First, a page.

In this model, multiple entities come together to develop a software product. Generally the initial development is done by a single entity as in the in-house and contract development paradigm, and the software is released to the public as soon as it is useful to others, generally before it would be considered a finished product and thus much earlier than a retail product would be released. Once the software is useful, other entities make use of it. Only when the software becomes useful to others does the open source paradigm work fully, because only then will other parties have an incentive to use the software. Once they are using the software, these other parties will have an incentive to extend the software to implement additional features that are of interest to them. This extension is performed by the customer's own employees or contractors under the customer's control.
The incremental cost of adding a feature is much smaller than the cost of the entire development. Parties that create modifications have an incentive to write them in such a way that they will be accepted by the other developers on the project and will be merged into the main body of source code that is shared by all developers. Thus, open source tends to foster a community of developers who make contributions to a useful product. The cost and risk of developing the product is distributed among these developers, and any combination of them can carry on the project if others leave. Distribution of cost and risk begins as soon as the project is mature enough to build a community outside of its initial developer.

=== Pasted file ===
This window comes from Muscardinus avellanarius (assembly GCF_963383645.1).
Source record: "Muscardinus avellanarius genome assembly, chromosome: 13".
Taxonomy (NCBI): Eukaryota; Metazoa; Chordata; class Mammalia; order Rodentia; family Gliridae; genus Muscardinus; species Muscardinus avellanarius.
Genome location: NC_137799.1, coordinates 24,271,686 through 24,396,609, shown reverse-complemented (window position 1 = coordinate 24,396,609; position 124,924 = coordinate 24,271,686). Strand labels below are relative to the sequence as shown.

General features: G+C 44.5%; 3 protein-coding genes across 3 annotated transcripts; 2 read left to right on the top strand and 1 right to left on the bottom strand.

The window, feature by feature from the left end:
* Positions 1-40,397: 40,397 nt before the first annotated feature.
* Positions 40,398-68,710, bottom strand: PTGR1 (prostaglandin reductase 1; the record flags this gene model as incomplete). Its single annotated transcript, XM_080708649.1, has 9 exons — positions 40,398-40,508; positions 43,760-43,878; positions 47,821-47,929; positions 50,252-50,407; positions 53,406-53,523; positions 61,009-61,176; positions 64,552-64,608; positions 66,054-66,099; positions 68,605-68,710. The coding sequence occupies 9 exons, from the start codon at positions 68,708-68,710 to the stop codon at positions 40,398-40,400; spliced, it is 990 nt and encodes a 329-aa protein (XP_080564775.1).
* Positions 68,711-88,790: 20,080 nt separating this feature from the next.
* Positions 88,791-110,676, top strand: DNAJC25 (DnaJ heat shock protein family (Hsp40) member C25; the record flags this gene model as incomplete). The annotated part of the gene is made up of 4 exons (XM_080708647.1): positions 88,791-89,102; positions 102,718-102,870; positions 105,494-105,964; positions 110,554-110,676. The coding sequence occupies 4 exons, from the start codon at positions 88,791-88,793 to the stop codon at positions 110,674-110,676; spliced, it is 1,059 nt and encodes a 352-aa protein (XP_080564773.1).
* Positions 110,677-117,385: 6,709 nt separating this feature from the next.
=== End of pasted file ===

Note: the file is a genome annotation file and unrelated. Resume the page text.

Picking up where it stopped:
Open source is developed directly by its end-users. For example, Apache web server features are added by the companies that need those features to operate their own web sites, or sometimes by contractors working for those companies.